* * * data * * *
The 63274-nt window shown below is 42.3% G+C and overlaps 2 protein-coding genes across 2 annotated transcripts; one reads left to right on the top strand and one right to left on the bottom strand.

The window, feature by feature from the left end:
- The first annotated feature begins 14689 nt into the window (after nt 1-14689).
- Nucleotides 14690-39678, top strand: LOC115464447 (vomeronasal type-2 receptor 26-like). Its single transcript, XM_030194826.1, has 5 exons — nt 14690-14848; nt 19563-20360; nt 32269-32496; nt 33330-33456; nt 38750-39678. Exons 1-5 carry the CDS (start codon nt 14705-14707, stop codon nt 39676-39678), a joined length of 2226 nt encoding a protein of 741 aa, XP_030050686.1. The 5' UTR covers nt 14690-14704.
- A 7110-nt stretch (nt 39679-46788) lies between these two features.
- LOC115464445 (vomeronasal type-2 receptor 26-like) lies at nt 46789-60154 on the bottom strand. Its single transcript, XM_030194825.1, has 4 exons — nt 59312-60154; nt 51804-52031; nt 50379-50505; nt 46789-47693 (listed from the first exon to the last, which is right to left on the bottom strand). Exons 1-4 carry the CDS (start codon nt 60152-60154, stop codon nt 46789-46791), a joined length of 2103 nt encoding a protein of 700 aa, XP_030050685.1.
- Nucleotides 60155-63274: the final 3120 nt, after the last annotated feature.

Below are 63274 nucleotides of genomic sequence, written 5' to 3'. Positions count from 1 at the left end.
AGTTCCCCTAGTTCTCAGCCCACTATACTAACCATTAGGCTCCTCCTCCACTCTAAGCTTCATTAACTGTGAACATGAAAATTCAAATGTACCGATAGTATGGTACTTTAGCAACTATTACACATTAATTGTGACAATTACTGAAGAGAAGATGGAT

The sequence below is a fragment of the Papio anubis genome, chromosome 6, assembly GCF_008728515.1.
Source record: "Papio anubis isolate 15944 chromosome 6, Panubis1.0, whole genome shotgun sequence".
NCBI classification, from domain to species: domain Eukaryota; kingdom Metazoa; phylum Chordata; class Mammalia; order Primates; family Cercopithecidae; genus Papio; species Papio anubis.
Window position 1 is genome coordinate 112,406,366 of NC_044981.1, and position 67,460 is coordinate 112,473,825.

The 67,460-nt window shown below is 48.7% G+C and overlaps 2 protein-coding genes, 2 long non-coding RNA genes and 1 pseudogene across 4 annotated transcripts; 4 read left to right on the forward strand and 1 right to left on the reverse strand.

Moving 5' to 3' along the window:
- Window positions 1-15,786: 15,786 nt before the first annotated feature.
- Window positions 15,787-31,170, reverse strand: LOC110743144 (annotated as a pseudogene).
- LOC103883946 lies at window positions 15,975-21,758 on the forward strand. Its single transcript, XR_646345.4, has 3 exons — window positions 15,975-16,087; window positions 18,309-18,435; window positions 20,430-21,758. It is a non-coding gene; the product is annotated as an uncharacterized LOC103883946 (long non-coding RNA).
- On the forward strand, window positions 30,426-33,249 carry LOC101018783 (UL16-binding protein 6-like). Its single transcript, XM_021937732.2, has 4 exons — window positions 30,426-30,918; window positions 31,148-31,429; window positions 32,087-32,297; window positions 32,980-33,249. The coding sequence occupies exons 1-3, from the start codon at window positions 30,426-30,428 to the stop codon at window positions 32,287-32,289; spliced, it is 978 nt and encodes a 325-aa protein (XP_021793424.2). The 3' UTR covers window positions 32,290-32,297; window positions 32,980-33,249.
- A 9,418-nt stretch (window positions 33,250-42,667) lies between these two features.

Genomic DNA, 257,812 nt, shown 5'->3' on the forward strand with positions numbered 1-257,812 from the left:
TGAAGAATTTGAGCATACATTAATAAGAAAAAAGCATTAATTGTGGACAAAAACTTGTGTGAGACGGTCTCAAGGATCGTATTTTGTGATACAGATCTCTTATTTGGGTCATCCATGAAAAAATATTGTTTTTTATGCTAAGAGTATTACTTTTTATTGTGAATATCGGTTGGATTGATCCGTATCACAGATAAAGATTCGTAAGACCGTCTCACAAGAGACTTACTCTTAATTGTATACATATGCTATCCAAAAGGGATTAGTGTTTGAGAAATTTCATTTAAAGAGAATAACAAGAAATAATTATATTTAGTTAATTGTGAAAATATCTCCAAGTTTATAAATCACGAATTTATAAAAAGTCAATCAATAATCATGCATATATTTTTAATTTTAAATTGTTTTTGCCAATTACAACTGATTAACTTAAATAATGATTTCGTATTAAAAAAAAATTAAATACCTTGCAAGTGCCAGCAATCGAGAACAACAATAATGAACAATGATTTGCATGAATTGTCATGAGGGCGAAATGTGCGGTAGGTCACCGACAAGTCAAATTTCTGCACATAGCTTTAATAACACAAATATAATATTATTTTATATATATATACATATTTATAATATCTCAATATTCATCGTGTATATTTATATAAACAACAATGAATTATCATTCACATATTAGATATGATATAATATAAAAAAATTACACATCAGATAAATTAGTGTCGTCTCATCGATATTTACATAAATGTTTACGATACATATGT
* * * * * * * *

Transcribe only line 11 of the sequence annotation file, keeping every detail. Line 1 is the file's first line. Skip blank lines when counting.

Source record: "Papio anubis isolate 15944 chromosome 6, Panubis1.0, whole genome shotgun sequence".